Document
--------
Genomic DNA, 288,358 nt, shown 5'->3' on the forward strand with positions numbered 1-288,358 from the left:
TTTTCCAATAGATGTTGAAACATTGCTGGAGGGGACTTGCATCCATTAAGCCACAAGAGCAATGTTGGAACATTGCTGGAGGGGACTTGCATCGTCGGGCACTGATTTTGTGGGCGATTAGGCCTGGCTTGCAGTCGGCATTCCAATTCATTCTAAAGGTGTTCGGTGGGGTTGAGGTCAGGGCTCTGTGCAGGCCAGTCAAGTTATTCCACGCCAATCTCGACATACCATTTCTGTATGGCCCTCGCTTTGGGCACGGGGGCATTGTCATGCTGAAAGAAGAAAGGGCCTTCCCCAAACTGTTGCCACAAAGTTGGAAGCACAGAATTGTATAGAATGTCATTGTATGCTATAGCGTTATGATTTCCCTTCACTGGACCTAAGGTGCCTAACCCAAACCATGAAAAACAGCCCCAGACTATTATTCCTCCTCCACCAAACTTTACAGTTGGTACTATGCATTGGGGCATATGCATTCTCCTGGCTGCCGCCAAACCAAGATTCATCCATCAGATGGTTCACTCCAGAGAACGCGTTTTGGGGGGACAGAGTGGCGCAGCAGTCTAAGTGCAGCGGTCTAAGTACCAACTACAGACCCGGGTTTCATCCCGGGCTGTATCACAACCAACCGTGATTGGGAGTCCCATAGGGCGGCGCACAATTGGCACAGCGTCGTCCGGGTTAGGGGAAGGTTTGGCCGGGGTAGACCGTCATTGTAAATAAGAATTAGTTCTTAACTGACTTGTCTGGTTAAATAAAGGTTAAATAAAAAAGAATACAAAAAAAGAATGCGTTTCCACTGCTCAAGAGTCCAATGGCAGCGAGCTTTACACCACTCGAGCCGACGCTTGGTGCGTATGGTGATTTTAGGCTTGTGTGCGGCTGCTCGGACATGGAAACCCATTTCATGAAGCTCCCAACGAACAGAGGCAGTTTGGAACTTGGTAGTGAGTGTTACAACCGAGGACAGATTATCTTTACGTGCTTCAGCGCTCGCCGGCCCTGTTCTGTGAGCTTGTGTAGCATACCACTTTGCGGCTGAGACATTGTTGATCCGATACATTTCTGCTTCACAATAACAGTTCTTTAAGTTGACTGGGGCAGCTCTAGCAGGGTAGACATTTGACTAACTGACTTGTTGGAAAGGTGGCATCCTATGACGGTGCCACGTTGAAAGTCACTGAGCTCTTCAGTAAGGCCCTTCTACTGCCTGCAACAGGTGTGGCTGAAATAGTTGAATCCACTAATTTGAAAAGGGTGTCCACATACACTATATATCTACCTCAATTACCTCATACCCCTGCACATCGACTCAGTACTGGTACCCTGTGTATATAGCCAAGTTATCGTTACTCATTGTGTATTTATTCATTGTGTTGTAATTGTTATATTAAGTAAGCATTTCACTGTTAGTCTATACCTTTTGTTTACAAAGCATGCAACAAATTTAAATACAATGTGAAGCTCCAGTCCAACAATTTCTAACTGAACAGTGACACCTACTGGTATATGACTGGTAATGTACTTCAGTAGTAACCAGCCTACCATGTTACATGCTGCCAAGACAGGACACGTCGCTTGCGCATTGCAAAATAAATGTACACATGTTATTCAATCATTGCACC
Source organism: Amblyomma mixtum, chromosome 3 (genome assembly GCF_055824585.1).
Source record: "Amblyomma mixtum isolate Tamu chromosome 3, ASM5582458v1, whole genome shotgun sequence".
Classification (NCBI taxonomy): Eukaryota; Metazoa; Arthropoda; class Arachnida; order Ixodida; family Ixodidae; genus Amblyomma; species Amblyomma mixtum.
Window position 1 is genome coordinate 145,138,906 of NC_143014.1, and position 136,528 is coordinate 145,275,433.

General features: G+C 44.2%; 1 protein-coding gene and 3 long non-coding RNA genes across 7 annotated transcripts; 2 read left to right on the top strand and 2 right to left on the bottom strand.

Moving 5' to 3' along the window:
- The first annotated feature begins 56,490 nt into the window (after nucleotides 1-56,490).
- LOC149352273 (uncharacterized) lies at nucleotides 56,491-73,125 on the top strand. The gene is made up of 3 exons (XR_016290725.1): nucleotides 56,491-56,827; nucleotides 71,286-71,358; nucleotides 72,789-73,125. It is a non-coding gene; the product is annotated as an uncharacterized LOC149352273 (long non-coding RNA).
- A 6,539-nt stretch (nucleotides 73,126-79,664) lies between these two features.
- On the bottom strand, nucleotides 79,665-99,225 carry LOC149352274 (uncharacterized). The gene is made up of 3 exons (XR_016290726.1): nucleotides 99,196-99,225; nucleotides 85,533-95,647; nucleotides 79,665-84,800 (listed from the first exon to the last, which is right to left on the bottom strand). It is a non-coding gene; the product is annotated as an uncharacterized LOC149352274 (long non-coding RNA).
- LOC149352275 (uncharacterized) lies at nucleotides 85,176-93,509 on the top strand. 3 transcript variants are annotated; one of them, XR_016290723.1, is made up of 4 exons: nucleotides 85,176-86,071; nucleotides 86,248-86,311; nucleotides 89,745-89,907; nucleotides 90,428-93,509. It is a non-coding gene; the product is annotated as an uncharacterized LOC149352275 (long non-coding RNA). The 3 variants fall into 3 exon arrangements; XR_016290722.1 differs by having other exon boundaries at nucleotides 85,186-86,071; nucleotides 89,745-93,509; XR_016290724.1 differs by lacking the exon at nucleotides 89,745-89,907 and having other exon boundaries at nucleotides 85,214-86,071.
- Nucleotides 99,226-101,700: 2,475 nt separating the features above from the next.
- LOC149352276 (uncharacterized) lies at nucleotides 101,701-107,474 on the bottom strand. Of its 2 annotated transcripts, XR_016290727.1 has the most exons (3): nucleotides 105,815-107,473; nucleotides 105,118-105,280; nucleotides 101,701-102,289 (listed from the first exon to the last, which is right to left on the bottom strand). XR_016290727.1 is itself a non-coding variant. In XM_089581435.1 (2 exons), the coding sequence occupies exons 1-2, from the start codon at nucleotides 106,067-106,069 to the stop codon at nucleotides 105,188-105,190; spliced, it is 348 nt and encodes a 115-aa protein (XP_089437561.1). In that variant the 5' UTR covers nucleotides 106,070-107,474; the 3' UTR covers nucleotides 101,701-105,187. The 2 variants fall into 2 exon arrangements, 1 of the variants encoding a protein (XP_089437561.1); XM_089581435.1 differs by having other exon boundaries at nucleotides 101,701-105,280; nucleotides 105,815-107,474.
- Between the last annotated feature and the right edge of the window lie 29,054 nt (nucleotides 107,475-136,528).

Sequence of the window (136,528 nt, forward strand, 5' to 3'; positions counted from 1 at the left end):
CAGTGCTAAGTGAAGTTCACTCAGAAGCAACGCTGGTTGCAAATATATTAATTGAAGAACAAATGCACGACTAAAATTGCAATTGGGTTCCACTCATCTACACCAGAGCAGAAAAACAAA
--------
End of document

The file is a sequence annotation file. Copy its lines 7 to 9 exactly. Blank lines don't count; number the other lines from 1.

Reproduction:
General features: G+C 44.2%; 1 protein-coding gene and 3 long non-coding RNA genes across 7 annotated transcripts; 2 read left to right on the top strand and 2 right to left on the bottom strand.

Moving 5' to 3' along the window:
- The first annotated feature begins 56,490 nt into the window (after nucleotides 1-56,490).